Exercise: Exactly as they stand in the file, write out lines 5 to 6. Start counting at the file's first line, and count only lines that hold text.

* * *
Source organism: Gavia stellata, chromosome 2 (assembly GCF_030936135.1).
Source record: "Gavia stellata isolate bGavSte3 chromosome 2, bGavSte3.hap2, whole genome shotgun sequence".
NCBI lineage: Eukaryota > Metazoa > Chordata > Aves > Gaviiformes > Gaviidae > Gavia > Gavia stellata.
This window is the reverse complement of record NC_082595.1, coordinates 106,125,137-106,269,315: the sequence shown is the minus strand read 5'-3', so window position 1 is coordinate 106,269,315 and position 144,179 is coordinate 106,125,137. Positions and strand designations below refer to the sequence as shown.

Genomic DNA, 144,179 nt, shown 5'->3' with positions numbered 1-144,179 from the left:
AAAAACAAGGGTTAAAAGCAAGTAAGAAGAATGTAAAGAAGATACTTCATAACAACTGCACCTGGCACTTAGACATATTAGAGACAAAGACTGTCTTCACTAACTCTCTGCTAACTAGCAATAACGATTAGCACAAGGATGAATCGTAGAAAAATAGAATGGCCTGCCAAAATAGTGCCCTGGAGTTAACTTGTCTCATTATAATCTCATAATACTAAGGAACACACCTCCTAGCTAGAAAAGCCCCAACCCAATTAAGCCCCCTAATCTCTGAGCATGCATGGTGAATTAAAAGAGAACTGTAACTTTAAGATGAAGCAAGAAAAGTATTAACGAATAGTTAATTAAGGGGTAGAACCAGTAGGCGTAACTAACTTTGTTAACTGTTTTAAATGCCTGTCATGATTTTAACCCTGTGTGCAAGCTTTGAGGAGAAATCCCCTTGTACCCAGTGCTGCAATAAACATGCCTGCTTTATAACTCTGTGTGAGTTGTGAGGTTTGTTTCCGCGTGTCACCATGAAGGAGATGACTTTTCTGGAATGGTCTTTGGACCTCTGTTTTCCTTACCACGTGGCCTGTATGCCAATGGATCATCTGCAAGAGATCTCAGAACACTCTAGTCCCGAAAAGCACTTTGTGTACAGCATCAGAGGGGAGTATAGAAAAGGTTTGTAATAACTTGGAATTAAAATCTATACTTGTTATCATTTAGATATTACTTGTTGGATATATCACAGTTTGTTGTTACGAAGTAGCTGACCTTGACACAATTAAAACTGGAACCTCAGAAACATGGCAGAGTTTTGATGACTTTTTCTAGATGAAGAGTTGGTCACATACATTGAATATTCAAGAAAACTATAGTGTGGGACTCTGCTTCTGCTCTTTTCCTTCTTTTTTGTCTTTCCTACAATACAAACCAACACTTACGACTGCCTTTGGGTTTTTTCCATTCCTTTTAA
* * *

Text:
Genomic DNA, 144,179 nt, shown 5'->3' with positions numbered 1-144,179 from the left:
AAAAACAAGGGTTAAAAGCAAGTAAGAAGAATGTAAAGAAGATACTTCATAACAACTGCACCTGGCACTTAGACATATTAGAGACAAAGACTGTCTTCACTAACTCTCTGCTAACTAGCAATAACGATTAGCACAAGGATGAATCGTAGAAAAATAGAATGGCCTGCCAAAATAGTGCCCTGGAGTTAACTTGTCTCATTATAATCTCATAATACTAAGGAACACACCTCCTAGCTAGAAAAGCCCCAACCCAATTAAGCCCCCTAATCTCTGAGCATGCATGGTGAATTAAAAGAGAACTGTAACTTTAAGATGAAGCAAGAAAAGTATTAACGAATAGTTAATTAAGGGGTAGAACCAGTAGGCGTAACTAACTTTGTTAACTGTTTTAAATGCCTGTCATGATTTTAACCCTGTGTGCAAGCTTTGAGGAGAAATCCCCTTGTACCCAGTGCTGCAATAAACATGCCTGCTTTATAACTCTGTGTGAGTTGTGAGGTTTGTTTCCGCGTGTCACCATGAAGGAGATGACTTTTCTGGAATGGTCTTTGGACCTCTGTTTTCCTTACCACGTGGCCTGTATGCCAATGGATCATCTGCAAGAGATCTCAGAACACTCTAGTCCCGAAAAGCACTTTGTGTACAGCATCAGAGGGGAGTATAGAAAAGGTTTGTAATAACTTGGAATTAAAATCTATACTTGTTATCATTTAGATATTACTTGTTGGATATATCACAGTTTGTTGTTACGAAGTAGCTGACCTTGACACAATTAAAACTGGAACCTCAGAAACATGGCAGAGTTTTGATGACTTTTTCTAGATGAAGAGTTGGTCACATACATTGAATATTCAAGAAAACTATAGTGTGGGACTCTGCTTCTGCTCTTTTCCTTCTTTTTTGTCTTTCCTACAATACAAACCAACACTTACGACTGCCTTTGGGTTTTTTCCATTCCTTTTAA